We believe that officers employed in the Belfast ID suite will be redeployed to front-line policing duties, and civilian workers may replace officers to staff the video identification process, thus freeing up more officers for other police work. During the first year that the Devon and Cornwall constabulary introduced video identification, it was estimated that nearly 3,000 days of police time previously spent on organising live parades was saved. In that constabulary, that was the equivalent of putting 13 officers back on other duties.
The benefits of video identification parades have been recognised by the former Independent Commissioner for Detained Terrorist Suspects. In his concluding report, covering January to September 2005, Bill Norris commented that the video system was user-friendly and could be operated in a more relaxed environment. He also found that the wider use of video identification procedures in Northern Ireland was to be welcomed and commended.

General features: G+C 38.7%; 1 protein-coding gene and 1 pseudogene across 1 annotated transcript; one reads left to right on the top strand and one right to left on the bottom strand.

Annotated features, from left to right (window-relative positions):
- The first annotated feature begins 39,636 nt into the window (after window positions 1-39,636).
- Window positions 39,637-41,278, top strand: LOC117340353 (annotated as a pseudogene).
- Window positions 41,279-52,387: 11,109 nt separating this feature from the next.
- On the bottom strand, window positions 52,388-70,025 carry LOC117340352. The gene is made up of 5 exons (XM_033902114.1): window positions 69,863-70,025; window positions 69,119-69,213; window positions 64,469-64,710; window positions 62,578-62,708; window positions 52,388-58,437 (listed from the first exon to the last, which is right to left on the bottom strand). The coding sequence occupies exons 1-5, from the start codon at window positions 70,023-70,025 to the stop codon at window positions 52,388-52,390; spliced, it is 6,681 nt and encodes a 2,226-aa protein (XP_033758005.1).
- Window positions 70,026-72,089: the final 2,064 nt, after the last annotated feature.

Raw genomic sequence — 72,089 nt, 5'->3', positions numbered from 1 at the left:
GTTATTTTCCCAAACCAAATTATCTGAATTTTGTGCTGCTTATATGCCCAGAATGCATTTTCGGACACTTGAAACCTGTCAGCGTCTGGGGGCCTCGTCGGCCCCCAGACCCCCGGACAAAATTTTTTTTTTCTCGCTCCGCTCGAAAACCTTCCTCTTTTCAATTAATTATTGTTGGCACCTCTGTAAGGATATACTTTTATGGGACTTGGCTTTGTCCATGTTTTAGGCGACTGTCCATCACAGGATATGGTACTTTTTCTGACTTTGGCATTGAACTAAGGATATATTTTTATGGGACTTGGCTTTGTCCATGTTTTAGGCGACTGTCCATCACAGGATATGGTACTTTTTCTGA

I hope that hon. Members will agree that there is every reason to implement these video identification techniques sooner rather than later. The revised code of practice will make them the default in Northern Ireland, and I therefore commend it to the Committee.
4.39 pm
Mr. Laurence Robertson (Tewkesbury) (Con): I welcome you to the Committee, Mr. Gale. I thank the Minister for his full explanation of the order and the need for it. He has answered the questions that I was about to ask, so I see no point in prolonging our proceedings. I have no objections to the order.
4.40 pm
Dr. William McCrea (South Antrim) (DUP): It is a pleasure to serve under your chairmanship, Mr. Gale. I welcome the order and offer my party’s full support. While I must confess that I have not read every line of the code, I am convinced that the measure is a common-sense step that will help all involved in the process and the wider criminal justice system. Although the measure deals only with those offences under the Terrorism Act 2000, I look forward to it being extended to the Police and Criminal Evidence (Northern Ireland) Order 1989.
From several perspectives, the order is a substantial advance on what has gone before and demonstrates how technology can have a positive impact on dealing with such matters. Clearly, it is important that the new system does not open up the potential for abuse of the suspect’s rights or, as is often more common, allegations of abuse. However, I am satisfied that the necessary arrangements are in place so that it does not prove to be a problem either by the presence of the suspect’s solicitor or the videoing of the identity card process.